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TSONNONTHOUAN * 1763 * French & Indian War * Seneca Nation, Iroquois * Very Rare For Sale
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TSONNONTHOUAN * 1763 * French & Indian War * Seneca Nation, Iroquois * Very Rare:
M E M O I R S OF THE LIFE AND ADVENTURES O F TSONNONTHOUAN, A KING Of the INDIAN NATION called R O U N D H E A D S. Extracted from Original Papers and Archives. L O N D O N: Printed for the Author, 1763.
2 vols, 18×12 cm, 18th century full calf bindings, pp.(xx),189 (vol I), (vii),210 (vol II); condition VG+ with light browning throughout, all pages present and attached in sound, tight bindings, a short tear to the first page of Vol I being the only fault (no loss of text, see last photo).
A hard-hitting and bawdy lampoon of politicians and clergymen in the mid 18th century, this peculiar work was published anonymously in London at the close of the French and Indian War. The author has never been identified. The name of the novel (and protagonist) comes from the French name for the Seneca Nation, also called Roundheads, who were members of the Iroquois confederacy. The work takes an anti-colonial stance, in which the cynical use of religious conversion is enabled by the Native Americans' awe at the more advanced technology of the Europeans. Tsonnonthouan is a naive, natural man who is led astray by the chauvinistic and immoral ways of the newcomers.
The plot tracks the protagonist’s journey as he worships different manitous, converts to and backslides from various European faiths and sects along the way, and encounters unsavory people and situations. Although a work of fiction, there is extensive information on native customs, including descriptions of marriage ceremonies and sexual practices. In addition to being an entertaining, biting satire, the work offers a realistic look at life among the tribes of upper New England and Canada at the time of the French and Indian War.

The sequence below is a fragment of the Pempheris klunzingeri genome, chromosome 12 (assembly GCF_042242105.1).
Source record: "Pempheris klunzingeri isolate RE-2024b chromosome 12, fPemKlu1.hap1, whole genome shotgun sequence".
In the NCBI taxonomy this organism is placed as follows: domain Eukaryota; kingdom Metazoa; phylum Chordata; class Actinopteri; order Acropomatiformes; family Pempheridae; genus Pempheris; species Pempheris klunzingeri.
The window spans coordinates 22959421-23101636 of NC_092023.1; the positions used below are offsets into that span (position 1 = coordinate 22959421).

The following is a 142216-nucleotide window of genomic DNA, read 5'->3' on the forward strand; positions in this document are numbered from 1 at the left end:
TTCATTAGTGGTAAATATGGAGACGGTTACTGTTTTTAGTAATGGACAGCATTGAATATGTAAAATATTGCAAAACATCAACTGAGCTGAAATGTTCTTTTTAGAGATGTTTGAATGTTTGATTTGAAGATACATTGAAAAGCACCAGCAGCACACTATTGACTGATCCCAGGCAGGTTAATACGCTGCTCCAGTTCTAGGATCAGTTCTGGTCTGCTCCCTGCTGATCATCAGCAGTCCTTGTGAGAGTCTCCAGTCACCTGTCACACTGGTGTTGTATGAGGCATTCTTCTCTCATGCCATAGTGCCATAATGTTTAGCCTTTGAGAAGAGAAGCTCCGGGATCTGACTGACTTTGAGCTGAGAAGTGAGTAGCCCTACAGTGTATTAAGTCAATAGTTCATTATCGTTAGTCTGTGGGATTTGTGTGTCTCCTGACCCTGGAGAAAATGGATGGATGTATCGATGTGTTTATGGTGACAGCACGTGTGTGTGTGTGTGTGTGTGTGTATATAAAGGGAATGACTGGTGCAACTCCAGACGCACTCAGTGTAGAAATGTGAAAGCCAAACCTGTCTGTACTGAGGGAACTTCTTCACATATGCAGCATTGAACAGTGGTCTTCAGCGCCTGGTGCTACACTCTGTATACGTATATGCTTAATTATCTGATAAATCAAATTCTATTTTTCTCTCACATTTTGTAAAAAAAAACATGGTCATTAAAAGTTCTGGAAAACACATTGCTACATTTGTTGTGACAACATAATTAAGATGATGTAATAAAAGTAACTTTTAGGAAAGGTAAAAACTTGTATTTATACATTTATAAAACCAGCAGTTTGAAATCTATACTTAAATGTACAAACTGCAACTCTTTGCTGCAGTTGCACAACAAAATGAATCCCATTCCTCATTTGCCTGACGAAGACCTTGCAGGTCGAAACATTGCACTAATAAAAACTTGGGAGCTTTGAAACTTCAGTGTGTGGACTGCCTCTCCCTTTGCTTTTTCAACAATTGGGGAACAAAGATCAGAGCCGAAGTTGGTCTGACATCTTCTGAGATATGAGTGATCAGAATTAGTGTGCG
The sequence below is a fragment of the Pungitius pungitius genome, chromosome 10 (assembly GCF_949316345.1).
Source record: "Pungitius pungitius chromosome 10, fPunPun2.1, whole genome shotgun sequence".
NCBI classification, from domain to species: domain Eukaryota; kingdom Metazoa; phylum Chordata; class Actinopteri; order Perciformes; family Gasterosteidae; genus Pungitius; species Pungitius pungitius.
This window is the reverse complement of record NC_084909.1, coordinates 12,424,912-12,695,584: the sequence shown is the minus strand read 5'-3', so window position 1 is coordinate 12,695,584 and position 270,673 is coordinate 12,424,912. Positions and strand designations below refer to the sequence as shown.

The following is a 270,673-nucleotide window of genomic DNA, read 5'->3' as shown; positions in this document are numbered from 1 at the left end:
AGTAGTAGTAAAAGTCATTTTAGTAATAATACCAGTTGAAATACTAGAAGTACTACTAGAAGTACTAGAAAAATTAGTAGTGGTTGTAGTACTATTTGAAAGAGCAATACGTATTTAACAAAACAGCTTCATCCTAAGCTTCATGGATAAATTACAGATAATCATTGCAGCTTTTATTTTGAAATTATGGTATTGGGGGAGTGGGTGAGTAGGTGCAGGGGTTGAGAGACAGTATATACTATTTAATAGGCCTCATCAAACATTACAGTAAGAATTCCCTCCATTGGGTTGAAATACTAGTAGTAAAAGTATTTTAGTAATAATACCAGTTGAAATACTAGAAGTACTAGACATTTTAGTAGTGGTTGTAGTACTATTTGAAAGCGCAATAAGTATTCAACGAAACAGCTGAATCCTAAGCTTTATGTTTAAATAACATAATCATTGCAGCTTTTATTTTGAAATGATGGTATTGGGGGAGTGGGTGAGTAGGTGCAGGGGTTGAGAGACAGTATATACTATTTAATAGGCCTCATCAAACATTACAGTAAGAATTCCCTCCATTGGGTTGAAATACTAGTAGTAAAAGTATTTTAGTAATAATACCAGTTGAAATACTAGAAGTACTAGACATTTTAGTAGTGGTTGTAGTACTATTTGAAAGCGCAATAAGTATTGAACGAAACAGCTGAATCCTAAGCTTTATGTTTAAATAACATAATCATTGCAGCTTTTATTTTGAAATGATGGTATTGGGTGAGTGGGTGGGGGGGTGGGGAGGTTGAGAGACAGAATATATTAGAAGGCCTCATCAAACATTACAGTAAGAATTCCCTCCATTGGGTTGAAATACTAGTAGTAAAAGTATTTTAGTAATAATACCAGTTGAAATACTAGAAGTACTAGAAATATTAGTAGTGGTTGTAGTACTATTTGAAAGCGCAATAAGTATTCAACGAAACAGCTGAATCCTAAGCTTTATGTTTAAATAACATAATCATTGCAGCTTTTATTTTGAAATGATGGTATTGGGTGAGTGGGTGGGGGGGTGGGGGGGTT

Except for the narrator, the lone Englishman in the novel is called Bunce; he debauches and cheats Tsonnonthouan before becoming a Quaker and converting the Roundhead. The other significant European is Father Pego, a French priest who lusts after the wives of the medicine men in the tribe he is trying to convert. The corrupting of North America is represented by these two Europeans who bring war, moral decay, and alcohol to the native peoples.
A contemporary review in Smollett and Goldsmith’sBritish Magazine[May, 1763] praised the book as "witty and ingenious ...... a truly original performance in the style of Cervantes and Swift".Although the author promises a continuation, these two volumes are all that were ever published. The work is quite rare - an internet search finds only recent, print-on-demand copies, and the last sale record, for an example in poor condition, dates from 1954 (Parke Bernet Galleries, NY).
Insurance is included with the postage.
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